Yes, it is to a large extent.
This paper by Lian et al. explores the formation of volatile chlorinated compounds that are formed from reactions with organic nitrogen compounds, such as urea, amino acids, uric acid and creatinine.
The authors exposed both dilute solutions of uric acid and bodily fluid analogs (mixtures of compounds intended to mimic the composition of bodily fluids such as sweat and urine) to the sodium hypochlorite disinfectant used in swimming pools.
They showed by mass spectroscopy that uric acid, when exposed to sodium hypochlorite, forms the toxic compounds cyanogen chloride and trichloroamine, and the bodily fluid analogs also produce similar levels of these chemicals when exposed to sodium hypochlorite.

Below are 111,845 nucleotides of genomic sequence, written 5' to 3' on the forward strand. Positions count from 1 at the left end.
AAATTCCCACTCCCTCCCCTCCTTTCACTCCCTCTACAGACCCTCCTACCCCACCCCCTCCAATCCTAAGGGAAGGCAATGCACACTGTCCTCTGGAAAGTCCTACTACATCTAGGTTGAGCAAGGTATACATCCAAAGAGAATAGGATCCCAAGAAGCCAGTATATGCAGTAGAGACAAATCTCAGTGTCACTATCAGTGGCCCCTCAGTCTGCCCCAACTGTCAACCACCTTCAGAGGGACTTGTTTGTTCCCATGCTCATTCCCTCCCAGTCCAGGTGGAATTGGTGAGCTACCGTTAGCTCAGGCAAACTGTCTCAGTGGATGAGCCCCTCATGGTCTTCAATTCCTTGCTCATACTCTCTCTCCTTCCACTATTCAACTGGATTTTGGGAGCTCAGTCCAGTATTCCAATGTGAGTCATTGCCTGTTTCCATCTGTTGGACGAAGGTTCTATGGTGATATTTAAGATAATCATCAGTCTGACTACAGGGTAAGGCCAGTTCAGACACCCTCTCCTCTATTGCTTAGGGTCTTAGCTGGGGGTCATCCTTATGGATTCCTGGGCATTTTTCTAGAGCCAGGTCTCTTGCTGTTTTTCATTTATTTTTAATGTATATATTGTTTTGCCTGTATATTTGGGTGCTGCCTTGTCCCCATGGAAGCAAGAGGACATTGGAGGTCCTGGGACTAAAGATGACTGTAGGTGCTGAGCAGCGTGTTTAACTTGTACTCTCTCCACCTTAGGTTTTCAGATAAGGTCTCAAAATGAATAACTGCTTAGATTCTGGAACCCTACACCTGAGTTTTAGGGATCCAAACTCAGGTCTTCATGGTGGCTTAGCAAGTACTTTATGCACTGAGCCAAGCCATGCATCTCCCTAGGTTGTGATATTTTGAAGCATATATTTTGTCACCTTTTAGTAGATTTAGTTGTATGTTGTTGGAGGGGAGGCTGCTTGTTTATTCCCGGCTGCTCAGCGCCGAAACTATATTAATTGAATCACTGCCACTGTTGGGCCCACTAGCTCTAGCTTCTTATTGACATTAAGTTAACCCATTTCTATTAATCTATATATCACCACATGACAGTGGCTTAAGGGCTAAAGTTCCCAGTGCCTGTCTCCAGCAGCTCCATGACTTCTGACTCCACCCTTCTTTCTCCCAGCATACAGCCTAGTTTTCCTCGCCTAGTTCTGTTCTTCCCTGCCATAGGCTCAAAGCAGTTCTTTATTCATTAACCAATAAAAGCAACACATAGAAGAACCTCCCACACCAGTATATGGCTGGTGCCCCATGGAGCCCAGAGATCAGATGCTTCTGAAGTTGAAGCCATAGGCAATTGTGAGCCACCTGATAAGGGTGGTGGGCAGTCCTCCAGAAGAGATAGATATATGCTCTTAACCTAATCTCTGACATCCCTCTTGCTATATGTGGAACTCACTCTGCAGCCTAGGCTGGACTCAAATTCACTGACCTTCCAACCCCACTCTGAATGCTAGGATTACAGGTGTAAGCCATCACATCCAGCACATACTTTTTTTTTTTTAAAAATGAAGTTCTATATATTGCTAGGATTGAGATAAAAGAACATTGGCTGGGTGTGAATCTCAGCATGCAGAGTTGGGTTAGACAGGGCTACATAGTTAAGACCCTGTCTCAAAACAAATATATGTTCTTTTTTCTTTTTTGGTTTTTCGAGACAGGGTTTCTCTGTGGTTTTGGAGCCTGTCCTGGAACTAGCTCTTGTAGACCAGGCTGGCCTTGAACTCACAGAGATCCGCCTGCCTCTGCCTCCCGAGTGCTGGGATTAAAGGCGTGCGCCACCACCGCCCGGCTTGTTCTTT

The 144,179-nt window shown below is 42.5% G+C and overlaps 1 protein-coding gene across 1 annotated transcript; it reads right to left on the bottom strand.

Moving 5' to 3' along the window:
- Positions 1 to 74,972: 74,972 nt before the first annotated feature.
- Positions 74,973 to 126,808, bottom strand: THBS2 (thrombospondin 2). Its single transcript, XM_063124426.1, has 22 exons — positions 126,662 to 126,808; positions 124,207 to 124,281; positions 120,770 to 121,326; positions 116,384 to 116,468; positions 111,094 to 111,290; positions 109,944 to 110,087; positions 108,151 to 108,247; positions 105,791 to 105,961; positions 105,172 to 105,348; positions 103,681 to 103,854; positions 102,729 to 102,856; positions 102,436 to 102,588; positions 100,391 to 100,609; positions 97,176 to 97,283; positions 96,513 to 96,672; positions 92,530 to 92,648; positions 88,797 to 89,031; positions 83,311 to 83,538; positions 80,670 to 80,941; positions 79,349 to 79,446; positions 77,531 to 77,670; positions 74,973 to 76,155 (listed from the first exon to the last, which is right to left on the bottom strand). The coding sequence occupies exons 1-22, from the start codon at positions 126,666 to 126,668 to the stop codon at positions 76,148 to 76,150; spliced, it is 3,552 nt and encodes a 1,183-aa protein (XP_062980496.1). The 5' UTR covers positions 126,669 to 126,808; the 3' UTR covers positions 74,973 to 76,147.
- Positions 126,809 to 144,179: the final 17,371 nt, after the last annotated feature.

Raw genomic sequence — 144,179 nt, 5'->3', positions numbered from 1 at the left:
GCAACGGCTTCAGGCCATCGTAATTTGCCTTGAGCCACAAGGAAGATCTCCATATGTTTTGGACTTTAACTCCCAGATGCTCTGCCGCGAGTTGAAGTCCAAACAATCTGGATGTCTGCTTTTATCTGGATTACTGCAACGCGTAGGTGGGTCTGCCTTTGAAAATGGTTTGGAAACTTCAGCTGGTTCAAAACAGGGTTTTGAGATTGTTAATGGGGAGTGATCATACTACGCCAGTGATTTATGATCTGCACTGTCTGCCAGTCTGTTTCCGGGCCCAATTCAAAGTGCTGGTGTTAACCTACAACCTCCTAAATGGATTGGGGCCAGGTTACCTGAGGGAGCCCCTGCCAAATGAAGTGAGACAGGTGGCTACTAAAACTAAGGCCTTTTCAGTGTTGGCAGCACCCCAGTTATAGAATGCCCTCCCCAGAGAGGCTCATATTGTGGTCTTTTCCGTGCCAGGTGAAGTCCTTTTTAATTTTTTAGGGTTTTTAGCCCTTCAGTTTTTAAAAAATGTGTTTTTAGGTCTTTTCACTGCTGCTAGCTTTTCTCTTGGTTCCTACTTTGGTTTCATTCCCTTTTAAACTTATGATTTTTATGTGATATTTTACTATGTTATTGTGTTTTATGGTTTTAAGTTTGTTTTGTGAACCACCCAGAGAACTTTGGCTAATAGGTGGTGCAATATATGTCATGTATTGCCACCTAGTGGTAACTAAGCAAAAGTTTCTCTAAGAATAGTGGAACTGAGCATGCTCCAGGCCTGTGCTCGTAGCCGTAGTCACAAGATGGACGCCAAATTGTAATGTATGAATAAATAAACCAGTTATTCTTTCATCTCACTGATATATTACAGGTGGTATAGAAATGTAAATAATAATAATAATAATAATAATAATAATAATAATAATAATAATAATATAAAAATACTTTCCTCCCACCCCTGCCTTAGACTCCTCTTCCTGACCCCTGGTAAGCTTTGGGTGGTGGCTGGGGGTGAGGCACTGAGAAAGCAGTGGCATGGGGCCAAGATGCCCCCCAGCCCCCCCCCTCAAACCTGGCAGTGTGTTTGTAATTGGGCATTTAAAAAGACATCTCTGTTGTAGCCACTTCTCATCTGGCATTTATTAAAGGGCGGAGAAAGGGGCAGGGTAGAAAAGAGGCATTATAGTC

They also showed that physically adding uric acid (simulating urination) into actual samples of pool water caused the levels of cyanogen chloride and trichloroamine to increase:
The researchers conclude that:
Because uric acid introduction to pools is attributable to urination,
which is largely a voluntary process for most swimmers, opportunities
exist for significant improvement of air and water quality in pools
via changes in swimmer hygiene practices. Specifically, if swimmers
avoided urinating in pools, then air and water quality would likely
improve independent of other changes in water treatment or air